He also drags out another factoid; that residents of Japan are tasting a "metallic taste" which is indicative of radioactive contamination.

I no longer know what to think about Arnie. Earlier on in the disaster, I found his discussion to be be very digestible and credible, but as time goes on I'm really concerned because he seems to be getting his information from some of the alternative news web sites, and it seems he is no longer looking at things with any objectivity. He bought the "Leaning Reactor #4" story hook, line, and sinker. He's now regurgitating the metallic taste myth, even though this has never been reported in Japan. Regarding the hot particle story, he says his information comes from "scientists using air filters".

Do any of the physicists here have an opinion on this hot particle story. Is it credible? Is it a worry? Tokyo and its environs has about 30 million people in it - me being one of them. Are we all breathing in 300+ hot particles, and if so, is there any meaning in this?
zapperzero
zapperzero is offline
#68
Jun14-11, 06:24 PM
P: 1,030
Quote Quote by Gary7 View Post
Do any of the physicists here have an opinion on this hot particle story. Is it credible? Is it a worry? Tokyo and its environs has about 30 million people in it - me being one of them. Are we all breathing in 300+ hot particles, and if so, is there any meaning in this?
What's this hot particle thing? I thought exposure was measured in Sievert?
Borek
Borek is offline
#69
Jun15-11, 01:59 AM
Admin
Borek's Avatar
P: 22,679
Must be some unit invented for Joe Public.
Gary7
Gary7 is offline
#70
Jun15-11, 04:29 AM
P: 74
Its in his latest video, which is full of odd trivia. He's purporting that everyone in Tokyo breathed in 10 "hot particles" every day during the month of April. Same for Seattle (although he's made two different claims for Seattle, one that said they breathed in 5 per day, and another that suggested they breathed in 10 per day). I don't know how he came up with any of these figures. Different posters are already regurgitating this story on this forum. Its basically going viral on any web site that has to do with Fukushima. Its the perfect meaningless sound bite for everyone who wishes to believe in Arnie's original story that "Fukushima is Chernobyl on Ssteroids (tm)". Arnie is saying his data comes from "scientists using air filters" (?!). He is full of circular logic, such as "we know the data is true because of the information coming from the air filters".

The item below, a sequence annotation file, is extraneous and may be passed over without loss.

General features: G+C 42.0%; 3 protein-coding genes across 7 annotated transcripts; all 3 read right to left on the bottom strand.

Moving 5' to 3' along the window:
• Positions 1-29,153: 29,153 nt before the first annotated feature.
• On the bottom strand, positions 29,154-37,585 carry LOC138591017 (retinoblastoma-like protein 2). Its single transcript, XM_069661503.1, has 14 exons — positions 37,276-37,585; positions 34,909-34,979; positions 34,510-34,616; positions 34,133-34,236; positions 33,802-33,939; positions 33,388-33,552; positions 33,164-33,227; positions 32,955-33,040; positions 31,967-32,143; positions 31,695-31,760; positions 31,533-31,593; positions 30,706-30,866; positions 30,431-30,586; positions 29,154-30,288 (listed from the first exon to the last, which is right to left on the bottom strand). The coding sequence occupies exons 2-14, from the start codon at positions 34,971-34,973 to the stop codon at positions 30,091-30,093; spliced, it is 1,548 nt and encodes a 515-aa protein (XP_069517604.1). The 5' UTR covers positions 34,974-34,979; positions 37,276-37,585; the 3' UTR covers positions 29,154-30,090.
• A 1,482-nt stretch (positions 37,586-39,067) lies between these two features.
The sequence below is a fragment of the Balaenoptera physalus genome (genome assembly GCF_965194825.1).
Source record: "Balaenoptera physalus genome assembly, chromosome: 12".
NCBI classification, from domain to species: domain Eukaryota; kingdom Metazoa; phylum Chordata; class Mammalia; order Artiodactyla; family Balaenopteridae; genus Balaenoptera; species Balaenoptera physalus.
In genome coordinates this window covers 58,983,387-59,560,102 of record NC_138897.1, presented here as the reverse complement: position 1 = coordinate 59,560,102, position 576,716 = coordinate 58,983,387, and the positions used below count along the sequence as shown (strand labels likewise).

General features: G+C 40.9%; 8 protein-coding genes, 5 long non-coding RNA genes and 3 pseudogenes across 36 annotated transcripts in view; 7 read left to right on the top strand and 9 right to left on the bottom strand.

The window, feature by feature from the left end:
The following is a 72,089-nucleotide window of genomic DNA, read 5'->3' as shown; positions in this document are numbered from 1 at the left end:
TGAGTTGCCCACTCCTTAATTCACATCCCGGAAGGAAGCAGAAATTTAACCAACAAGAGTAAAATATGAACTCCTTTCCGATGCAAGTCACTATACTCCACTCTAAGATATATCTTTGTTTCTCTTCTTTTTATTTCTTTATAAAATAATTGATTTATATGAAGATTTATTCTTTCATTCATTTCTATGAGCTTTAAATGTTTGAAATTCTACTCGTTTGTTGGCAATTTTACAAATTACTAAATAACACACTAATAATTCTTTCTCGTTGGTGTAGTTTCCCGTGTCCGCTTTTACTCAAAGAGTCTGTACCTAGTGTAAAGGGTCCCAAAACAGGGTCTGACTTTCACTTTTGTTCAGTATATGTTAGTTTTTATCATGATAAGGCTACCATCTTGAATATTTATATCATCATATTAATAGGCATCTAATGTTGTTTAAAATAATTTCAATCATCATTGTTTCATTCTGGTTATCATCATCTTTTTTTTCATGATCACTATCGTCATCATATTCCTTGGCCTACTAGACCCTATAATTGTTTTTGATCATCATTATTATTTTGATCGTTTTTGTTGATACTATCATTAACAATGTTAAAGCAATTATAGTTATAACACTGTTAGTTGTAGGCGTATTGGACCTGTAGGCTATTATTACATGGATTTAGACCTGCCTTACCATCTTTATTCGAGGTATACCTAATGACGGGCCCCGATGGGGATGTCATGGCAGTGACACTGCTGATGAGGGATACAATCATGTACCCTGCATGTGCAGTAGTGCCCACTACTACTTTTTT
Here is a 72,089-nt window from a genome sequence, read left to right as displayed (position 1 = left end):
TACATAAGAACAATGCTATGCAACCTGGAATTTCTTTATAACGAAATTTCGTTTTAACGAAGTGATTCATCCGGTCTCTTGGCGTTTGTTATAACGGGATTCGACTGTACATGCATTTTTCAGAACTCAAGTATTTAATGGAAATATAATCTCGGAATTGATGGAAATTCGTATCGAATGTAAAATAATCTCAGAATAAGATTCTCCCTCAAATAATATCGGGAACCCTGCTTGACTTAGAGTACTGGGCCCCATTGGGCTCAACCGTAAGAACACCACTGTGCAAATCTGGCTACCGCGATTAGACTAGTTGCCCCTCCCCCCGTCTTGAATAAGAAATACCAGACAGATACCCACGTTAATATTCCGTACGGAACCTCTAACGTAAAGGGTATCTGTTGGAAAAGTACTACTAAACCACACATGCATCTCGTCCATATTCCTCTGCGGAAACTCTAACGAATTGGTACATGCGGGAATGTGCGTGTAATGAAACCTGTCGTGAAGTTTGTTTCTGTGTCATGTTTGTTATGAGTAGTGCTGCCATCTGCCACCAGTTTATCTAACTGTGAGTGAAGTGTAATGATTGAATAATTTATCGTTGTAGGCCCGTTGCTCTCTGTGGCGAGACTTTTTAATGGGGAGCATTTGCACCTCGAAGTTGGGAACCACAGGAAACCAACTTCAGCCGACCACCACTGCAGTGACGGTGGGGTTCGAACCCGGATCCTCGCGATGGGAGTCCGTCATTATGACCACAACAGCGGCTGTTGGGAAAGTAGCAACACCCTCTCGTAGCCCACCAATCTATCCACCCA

He's also talking about people in Tokyo experiencing a metallic taste, and he's tying this in with a similar phenomenon at Three Mile Island and Chernobyl. However he ignores the facts that: Tokyo is much farther away from the source of the radiation than the populations of Three Mile Island and Chernobyl/Pripyat, and, more importantly (crucially, I would say) there never was any report of people tasting a metallic taste in Tokyo. And if the people in Fukushima were ingesting 30 times the "hot particles" that Tokyoites were, you would imagine that the tastebuds of those in Fukushima were feeling like they were gobbling handfulls of metal.
SteveElbows
SteveElbows is offline
#71
Jun15-11, 01:21 PM
P: 630
Quote Quote by Luca Bevil View Post
Yep. Quoted 100 %.
BTW, Steve my thanks for your painstaking efforts in the main 3d.
Great work no matter what the reliability of the underlying data was.
Thanks very much, and sorry for not realising Bhopal had already come up here.

As for Arnies hot particles, I dont pay much attention to him or to attempts to quantify this stuff. I do think the issue of internal exposure is worthy of much more attention though.

I would imagine that this risk will vary considerably between people, depending on what you do on a particular day in a particular location. If you manage to disturb some contaminated material that has settled, you could get more than your fair share.

I would hope that more could be done with data from Tokyo and beyond to give us a better sense of the scale of the problem there.

As I am still studying the estimated releases of March 15th I hope to have more to add to this subject in future.
mikefj40
mikefj40 is offline
#72
Jun15-11, 02:05 PM
P: 26
Woods Hole has a research ship (RV Ka`imikai-o-Kanaloa) off the coast of Fukushima surveying the marine environment for contamination. They are blogging about their mission here:

https://www.whoi.edu/page.do?pid=68736

They aren't publishing results yet, presumably additional analysis will happen on land when the ship returns to port. It's interesting for the tools and methods they are using.


Register to reply

Related Discussions
Japan Earthquake: nuclear plants Nuclear Engineering 14198
8.9 earthquake in Japan: tsunami warnings Current Events 671
Fukushima, Japan – Constructing an Effective First Response Nuclear Engineering 21
Radiation Contamination Thread re Fukushima Nuclear Engineering 19
Fukushima plant - should I leave Japan? Nuclear Engineering 10